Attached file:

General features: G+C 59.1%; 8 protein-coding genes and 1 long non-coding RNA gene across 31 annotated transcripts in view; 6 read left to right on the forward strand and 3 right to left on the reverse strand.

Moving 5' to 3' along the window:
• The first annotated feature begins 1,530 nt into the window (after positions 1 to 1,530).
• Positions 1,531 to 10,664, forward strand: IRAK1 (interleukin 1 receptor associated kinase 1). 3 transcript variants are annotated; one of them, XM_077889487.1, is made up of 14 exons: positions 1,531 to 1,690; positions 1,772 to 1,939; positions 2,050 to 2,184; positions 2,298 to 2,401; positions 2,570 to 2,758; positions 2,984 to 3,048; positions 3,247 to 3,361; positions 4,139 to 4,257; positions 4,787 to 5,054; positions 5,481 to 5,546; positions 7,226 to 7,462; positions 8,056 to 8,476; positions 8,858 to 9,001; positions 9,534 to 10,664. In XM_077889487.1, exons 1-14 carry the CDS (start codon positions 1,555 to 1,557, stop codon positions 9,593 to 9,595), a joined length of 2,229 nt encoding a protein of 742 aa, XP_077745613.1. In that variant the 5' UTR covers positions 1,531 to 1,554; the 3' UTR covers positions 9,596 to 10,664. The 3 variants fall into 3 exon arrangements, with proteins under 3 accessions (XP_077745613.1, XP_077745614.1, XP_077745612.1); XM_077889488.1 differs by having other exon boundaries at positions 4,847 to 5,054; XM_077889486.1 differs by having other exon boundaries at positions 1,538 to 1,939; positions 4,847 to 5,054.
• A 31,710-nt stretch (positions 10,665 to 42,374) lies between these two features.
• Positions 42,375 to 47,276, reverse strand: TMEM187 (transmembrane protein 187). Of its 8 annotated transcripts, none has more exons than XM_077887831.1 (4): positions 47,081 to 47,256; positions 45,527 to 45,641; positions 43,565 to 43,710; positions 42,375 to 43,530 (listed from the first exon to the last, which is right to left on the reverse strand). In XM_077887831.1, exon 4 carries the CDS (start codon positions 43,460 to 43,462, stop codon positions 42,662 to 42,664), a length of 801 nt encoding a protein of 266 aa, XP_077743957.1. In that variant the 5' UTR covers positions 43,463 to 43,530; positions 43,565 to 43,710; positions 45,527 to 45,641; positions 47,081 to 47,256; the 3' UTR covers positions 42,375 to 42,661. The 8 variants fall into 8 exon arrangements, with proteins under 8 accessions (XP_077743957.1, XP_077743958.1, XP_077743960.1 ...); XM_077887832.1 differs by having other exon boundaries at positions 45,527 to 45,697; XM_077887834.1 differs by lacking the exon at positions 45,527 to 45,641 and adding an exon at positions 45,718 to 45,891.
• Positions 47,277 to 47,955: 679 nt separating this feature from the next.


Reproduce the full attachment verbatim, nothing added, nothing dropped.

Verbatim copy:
General features: G+C 59.1%; 8 protein-coding genes and 1 long non-coding RNA gene across 31 annotated transcripts in view; 6 read left to right on the forward strand and 3 right to left on the reverse strand.

Moving 5' to 3' along the window:
• The first annotated feature begins 1,530 nt into the window (after positions 1 to 1,530).
• Positions 1,531 to 10,664, forward strand: IRAK1 (interleukin 1 receptor associated kinase 1). 3 transcript variants are annotated; one of them, XM_077889487.1, is made up of 14 exons: positions 1,531 to 1,690; positions 1,772 to 1,939; positions 2,050 to 2,184; positions 2,298 to 2,401; positions 2,570 to 2,758; positions 2,984 to 3,048; positions 3,247 to 3,361; positions 4,139 to 4,257; positions 4,787 to 5,054; positions 5,481 to 5,546; positions 7,226 to 7,462; positions 8,056 to 8,476; positions 8,858 to 9,001; positions 9,534 to 10,664. In XM_077889487.1, exons 1-14 carry the CDS (start codon positions 1,555 to 1,557, stop codon positions 9,593 to 9,595), a joined length of 2,229 nt encoding a protein of 742 aa, XP_077745613.1. In that variant the 5' UTR covers positions 1,531 to 1,554; the 3' UTR covers positions 9,596 to 10,664. The 3 variants fall into 3 exon arrangements, with proteins under 3 accessions (XP_077745613.1, XP_077745614.1, XP_077745612.1); XM_077889488.1 differs by having other exon boundaries at positions 4,847 to 5,054; XM_077889486.1 differs by having other exon boundaries at positions 1,538 to 1,939; positions 4,847 to 5,054.
• A 31,710-nt stretch (positions 10,665 to 42,374) lies between these two features.
• Positions 42,375 to 47,276, reverse strand: TMEM187 (transmembrane protein 187). Of its 8 annotated transcripts, none has more exons than XM_077887831.1 (4): positions 47,081 to 47,256; positions 45,527 to 45,641; positions 43,565 to 43,710; positions 42,375 to 43,530 (listed from the first exon to the last, which is right to left on the reverse strand). In XM_077887831.1, exon 4 carries the CDS (start codon positions 43,460 to 43,462, stop codon positions 42,662 to 42,664), a length of 801 nt encoding a protein of 266 aa, XP_077743957.1. In that variant the 5' UTR covers positions 43,463 to 43,530; positions 43,565 to 43,710; positions 45,527 to 45,641; positions 47,081 to 47,256; the 3' UTR covers positions 42,375 to 42,661. The 8 variants fall into 8 exon arrangements, with proteins under 8 accessions (XP_077743957.1, XP_077743958.1, XP_077743960.1 ...); XM_077887832.1 differs by having other exon boundaries at positions 45,527 to 45,697; XM_077887834.1 differs by lacking the exon at positions 45,527 to 45,641 and adding an exon at positions 45,718 to 45,891.
• Positions 47,277 to 47,955: 679 nt separating this feature from the next.